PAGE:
SEOUL (Reuters) - South Korea defended on Thursday an agreement with Japan to settle the issue of “comfort women” following criticism it was inadequate, saying it was the best any government could do in the lifetimes of the elderly victims of abuse.
Under Monday’s agreement, South Korea confirmed the issue of “comfort women,” as those forced to work in Japan’s wartime military brothels are euphemistically known, was resolved “finally and irreversibly”, if Japan faithfully took steps to help survivors.
But some of the known 46 surviving victims have criticized the deal saying they were not consulted on the negotiations and it did not go far enough. Many other South Koreans have been critical and the political opposition called it “degrading”.
The office of President Park Geun-hye acknowledged that any agreement would be inadequate given what the women faced after being forced to work in brothels during Japan’s 1910-45 occupation of Korea.
“The scars of the comfort women issue are too deep so that in reality any conclusion reached will only be short of what is needed,” the president’s office said in a statement.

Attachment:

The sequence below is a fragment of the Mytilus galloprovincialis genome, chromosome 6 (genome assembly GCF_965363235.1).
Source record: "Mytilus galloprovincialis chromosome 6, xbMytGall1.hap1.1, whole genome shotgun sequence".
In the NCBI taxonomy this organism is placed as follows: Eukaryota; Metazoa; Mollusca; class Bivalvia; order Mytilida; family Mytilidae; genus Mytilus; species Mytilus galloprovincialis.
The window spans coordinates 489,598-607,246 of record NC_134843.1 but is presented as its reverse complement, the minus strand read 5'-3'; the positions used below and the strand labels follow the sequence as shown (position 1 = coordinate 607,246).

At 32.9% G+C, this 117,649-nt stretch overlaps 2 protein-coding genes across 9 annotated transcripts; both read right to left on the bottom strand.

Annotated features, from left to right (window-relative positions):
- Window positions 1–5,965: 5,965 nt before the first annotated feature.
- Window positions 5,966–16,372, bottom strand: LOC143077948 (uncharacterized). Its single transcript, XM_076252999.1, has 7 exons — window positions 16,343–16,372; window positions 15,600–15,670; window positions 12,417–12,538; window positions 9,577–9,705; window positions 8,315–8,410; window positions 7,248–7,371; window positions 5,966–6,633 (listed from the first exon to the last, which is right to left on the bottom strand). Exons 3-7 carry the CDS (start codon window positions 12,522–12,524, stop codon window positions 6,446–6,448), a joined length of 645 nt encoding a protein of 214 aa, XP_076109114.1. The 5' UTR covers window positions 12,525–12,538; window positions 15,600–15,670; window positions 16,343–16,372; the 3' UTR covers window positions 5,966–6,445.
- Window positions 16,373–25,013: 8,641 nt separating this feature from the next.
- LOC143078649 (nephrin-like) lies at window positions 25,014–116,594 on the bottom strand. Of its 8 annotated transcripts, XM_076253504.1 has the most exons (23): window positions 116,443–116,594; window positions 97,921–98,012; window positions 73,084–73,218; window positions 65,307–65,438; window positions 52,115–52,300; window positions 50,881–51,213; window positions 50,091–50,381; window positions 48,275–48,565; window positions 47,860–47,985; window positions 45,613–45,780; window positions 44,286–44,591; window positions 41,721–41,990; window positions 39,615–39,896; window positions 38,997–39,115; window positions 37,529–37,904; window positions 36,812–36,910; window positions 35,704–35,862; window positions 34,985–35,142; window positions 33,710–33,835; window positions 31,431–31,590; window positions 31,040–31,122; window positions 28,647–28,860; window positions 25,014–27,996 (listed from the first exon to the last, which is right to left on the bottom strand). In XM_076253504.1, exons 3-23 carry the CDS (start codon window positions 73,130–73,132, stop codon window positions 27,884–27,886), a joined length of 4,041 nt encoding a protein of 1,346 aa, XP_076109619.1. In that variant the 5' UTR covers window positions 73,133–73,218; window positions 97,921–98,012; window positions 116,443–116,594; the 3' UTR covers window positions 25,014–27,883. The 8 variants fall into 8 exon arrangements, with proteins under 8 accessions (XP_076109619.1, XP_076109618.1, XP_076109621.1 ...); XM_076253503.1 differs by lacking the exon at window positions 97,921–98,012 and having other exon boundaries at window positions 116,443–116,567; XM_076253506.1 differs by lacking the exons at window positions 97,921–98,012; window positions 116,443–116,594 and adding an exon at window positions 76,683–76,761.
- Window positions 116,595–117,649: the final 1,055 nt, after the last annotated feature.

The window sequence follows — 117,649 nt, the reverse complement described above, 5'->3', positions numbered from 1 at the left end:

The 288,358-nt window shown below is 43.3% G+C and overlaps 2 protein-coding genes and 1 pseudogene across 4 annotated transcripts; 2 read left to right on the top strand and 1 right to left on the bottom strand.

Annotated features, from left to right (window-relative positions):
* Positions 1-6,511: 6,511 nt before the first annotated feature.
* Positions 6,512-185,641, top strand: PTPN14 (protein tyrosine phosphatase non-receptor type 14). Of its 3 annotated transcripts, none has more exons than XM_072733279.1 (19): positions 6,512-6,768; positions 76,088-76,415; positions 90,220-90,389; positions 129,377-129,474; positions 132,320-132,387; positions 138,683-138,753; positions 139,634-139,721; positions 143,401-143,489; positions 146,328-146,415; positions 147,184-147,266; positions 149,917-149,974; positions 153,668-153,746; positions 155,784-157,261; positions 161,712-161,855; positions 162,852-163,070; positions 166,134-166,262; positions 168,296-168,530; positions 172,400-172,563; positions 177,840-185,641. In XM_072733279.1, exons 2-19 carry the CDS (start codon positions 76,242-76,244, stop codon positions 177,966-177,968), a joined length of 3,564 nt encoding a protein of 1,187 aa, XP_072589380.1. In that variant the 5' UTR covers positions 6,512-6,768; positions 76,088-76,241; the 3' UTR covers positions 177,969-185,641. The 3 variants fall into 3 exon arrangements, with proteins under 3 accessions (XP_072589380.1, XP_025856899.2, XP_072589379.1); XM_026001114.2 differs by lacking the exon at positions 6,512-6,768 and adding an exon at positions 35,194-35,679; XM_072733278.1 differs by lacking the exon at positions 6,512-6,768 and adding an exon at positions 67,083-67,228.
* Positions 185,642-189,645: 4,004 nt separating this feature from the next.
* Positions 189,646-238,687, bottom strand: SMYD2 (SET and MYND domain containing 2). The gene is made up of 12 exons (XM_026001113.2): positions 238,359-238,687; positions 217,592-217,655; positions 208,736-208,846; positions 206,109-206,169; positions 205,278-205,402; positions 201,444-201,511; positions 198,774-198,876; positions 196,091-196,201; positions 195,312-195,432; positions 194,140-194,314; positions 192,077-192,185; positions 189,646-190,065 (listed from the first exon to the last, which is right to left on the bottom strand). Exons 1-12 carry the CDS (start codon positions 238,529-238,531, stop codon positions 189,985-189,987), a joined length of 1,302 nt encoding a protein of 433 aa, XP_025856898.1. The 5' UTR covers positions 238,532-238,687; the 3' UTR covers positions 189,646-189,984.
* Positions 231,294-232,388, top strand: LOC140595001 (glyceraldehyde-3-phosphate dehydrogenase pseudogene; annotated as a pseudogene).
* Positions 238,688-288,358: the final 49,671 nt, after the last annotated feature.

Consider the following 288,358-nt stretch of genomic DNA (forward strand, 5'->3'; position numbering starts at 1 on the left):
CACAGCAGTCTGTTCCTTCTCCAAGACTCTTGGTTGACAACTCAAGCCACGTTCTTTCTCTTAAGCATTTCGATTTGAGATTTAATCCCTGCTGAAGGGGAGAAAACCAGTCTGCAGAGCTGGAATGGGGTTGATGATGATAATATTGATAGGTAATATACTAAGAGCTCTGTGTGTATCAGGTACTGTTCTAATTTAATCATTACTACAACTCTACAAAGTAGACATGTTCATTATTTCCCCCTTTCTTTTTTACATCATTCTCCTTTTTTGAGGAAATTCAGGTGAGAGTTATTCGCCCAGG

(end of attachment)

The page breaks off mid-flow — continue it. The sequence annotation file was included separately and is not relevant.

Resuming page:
But scrapping the result of the government’s “best effort” would mean nothing would be done, it said.
“No future government will try to tackle this complicated issue.”
To reject this agreement would turn the clock back 24 years, the office said, referring to 1991 when what had for decades been largely unknown, unspoken of abuse came into the open with the first ever testimony of a victim.
In all, 238 women came forward to acknowledge abuse. Only 46 survive and their average age is 89.
“There will be nothing more for the government to do in the elderly women’s lifetime,” if the deal was rejected, the office said.
Scholars debate how many women were exploited. Activists say there may have been as many as 200,000 Korean victims.
The issue has long soured ties between the U.S. allies and the United States welcomed the accord.
On Wednesday, two surviving victims joined a rally outside Japan’s embassy, criticizing the government for not pushing Japan hard enough and calling for it to pay formal compensation.
Under the agreement, Japan will pay about 1 billion yen ($8 million) into a fund to help survivors and Japanese Prime Minister Shinzo Abe renewed an apology. But Japan has declined to call the money compensation.
In a poll of 508 people released on Thursday, 51 percent of them said the government did a poor job negotiating the agreement while 43 percent said it did well.
Reporting by Jack Kim and Ju-min Park; Editing by Robert Birsel